I SHALL conclude the chapter with a few observations concerning the petrified exuviæ of the ancient ocean.
1. THESE once organized bodies are imbedded in various substances, as till, lime-stone, argillaceous free-stone, iron-stone and soft clay. It has been generally thought, that none of them existed in siliceous substances, or were ever petrified into that kind of earth. Some late discoveries, however, put a negative on that opinion. Several specimens of a siliceous substance, containing great abundance of shells, entrochi, &c. were lately found in the lands of Bogstoun,3 in the neighbourhood of Beith. The shells, which are inseparably united with the stone, are white, of a fine texture, and not of a sparry, but flinty appearance and fracture: the rest of the stone is blackish. Both strike fire copiously with steel. Specimens of a similar nature are found in a quarry at Bathgate.
2. BIVALVE shells, with both valves entire as when in life, are found imbedded in the same stratum, along with univalves, entrochi, &c.
3. BY far the gr4eatest number of specimens retain the shells, and many of them preserve evident marks of violent contusions, which they must have received in a living or recent state: and not a few of them had been worn by attrition, seemingly on the sea-shore.
4. FOSSIL shells, supposed to have been pelagiæ, as the orthoceratites, &c. are found along with shells that are believed to be littorales, as the limpet.
5. THESE remains of the ancient ocean become highly interesting, when we consider them as furnishing us with an undeniable proof, that the earth, in some remote period, underwent a very great change. It is certain that these bodies are not lapides sui generis, produced from the semina of shell-fish, &c. carried out of the sea, up into the air, by vapours, whirlwinds, &c. and afterwards falling down in rain, were deposited in the earth, where they arrived to the state in which we now find them. This was the belief of some naturalists of no small note. (Lithoph. Brit. p. 134.) It is evident, on the slightest attention, that these bodies possessed organization and life, in the same manner that shell-fish and other marine productions do at present. It is almost certain, that most of them lived and died in the places where now found; and that these places were once covered with sea. From this view of them some plausible theories of the earth have been formed; and a multiplicity of arguments drawn to illustrate the causes by which the great revolutions of the earth were brought about. Facts, however, are daily occurring which stand in opposition to most of these theories, and prove them to have been too hastily made. The more enquiries, unbiassed by theories, we make, and the greater number of facts that are undisguisedly related, the more able, surely, will mankind be to discover the phenomena by which the globe of the earth was thrown into its present state. I can say for my own part, that the more attentively I enquire into this subject, and the greater number of theories I consult, the more clearly I perceive the truth of the sacred theory given by Moses.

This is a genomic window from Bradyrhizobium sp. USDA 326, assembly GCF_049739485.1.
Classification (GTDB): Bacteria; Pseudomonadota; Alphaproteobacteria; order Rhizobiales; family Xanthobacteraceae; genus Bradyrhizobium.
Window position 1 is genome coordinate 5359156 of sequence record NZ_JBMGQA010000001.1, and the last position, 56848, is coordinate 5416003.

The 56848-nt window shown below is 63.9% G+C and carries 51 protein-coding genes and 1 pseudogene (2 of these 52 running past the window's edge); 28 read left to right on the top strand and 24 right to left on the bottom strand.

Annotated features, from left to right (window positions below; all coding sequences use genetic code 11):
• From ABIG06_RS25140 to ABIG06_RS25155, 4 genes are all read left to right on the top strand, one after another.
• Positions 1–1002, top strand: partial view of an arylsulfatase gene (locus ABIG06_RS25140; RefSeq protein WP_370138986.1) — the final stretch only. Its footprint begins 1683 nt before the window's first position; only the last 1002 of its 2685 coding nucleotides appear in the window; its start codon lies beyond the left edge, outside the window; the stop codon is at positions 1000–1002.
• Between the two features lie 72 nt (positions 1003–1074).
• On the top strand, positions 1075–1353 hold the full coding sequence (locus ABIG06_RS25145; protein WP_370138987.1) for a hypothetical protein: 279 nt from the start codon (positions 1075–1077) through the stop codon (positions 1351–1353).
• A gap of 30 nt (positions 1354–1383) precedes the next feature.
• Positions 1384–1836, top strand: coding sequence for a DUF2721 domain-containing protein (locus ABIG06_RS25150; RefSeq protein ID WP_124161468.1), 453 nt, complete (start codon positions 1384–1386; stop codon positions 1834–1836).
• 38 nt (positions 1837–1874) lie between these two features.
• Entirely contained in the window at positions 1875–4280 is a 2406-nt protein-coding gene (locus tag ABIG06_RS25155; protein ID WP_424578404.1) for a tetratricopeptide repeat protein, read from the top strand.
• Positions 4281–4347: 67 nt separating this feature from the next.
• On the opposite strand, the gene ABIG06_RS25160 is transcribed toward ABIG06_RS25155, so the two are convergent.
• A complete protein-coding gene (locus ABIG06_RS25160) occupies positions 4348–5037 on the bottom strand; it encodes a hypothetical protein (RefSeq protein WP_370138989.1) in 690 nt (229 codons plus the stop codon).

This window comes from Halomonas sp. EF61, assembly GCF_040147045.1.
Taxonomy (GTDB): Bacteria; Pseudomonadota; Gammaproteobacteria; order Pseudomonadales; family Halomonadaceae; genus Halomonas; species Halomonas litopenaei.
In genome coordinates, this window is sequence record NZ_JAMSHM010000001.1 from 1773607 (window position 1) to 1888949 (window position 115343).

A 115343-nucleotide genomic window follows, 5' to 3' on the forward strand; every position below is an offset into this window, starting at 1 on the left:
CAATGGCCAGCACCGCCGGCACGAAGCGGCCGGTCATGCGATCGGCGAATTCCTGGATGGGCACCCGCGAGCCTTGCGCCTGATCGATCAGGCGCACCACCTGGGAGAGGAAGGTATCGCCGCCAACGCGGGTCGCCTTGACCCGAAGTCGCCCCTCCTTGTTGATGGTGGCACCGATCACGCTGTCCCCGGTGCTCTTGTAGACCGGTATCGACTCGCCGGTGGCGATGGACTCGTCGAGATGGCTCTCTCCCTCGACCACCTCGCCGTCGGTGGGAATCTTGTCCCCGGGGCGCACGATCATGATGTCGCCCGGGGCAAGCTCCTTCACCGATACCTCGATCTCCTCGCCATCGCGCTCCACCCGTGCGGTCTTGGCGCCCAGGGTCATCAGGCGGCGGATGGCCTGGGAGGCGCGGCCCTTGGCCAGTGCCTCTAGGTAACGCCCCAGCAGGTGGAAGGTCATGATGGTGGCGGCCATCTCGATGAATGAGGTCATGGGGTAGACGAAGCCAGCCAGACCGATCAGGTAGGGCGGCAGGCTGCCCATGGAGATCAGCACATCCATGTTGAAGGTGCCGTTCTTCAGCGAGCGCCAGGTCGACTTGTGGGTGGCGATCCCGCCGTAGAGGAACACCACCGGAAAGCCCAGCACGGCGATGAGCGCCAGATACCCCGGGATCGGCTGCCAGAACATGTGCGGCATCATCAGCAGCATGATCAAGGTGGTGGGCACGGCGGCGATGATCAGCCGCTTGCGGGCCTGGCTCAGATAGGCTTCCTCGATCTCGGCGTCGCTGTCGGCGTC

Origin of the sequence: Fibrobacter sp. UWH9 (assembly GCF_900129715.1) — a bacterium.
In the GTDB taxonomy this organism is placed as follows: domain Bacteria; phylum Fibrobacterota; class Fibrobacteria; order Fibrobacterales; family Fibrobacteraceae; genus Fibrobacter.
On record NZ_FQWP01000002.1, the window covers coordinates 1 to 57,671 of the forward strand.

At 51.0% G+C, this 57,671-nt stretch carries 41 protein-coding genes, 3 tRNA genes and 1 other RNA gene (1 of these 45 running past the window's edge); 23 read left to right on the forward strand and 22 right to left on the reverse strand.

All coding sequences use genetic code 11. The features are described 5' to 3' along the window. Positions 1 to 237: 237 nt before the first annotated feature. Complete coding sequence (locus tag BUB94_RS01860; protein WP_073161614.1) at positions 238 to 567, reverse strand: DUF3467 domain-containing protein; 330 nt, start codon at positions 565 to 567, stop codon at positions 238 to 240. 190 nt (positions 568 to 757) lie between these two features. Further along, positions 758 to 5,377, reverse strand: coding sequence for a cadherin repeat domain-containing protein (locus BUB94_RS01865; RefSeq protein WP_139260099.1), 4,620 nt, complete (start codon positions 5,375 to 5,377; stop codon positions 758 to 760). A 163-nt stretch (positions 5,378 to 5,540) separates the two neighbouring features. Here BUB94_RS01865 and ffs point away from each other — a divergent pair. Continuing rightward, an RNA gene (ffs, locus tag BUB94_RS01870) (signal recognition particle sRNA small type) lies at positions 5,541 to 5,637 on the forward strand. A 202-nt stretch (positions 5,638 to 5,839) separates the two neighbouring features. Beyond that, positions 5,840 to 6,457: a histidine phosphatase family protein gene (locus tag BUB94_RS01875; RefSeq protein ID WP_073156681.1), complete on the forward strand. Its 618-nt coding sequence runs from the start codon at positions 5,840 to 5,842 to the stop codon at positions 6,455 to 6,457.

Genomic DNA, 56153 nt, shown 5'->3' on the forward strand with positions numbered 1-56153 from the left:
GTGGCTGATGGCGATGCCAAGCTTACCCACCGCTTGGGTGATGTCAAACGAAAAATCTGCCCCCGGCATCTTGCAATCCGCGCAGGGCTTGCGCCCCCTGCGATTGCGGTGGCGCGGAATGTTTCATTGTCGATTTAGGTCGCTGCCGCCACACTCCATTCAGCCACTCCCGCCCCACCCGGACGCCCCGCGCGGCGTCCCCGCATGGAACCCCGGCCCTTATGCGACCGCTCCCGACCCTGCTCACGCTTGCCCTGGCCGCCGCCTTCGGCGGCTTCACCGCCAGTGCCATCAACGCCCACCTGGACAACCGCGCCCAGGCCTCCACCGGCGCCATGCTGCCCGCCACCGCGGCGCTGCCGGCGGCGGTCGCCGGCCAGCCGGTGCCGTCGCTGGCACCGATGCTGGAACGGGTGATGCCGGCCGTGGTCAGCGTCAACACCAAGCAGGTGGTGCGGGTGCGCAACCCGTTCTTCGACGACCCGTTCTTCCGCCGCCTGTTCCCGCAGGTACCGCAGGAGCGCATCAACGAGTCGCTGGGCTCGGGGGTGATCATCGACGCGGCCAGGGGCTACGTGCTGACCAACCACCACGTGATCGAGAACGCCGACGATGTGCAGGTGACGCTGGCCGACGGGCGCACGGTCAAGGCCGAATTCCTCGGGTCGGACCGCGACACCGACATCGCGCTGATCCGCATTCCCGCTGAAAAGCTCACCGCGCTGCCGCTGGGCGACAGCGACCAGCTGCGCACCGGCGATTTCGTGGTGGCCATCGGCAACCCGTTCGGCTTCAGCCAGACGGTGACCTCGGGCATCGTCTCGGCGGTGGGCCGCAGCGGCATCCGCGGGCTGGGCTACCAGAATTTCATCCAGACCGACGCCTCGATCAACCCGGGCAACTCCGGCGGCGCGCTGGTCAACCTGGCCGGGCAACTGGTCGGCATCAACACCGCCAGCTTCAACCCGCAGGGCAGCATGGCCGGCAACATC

6. THE serious contemplation of these natural objects affords a great source of pleasure to an inquisitive mind. They exhibit, in clear characters, the wisdom and goodness of the Deity. They lead back our ideas to the most remote ages of time, when these, now petrified, substances answered, by their various functions, some important purpose in the scale of animated existence. It must afford rational pleasure to reflect upon the means by which these exuviæ have, for thousands of years, been preserved, without being totally destroyed: how some fragments as thin as paper, and equally fine with the hairs of our head, still retain their original shape and most minute configurations. A mind led into a train of thinking upon these curious parts of the natural kingdom of God, must enjoy more solid satisfaction, than can be procured from some of the more noisy pursuits in life. These objects, although heedlessly trodden under foot by the rustic and unthinking clown, are far from being useless in medicine, and some of the sciences: they open to the lovers of Natural History an extensive field for the most rational contemplation; and they raise the mind to grand and elevated conceptions of the Great Creator and Preserver of all things.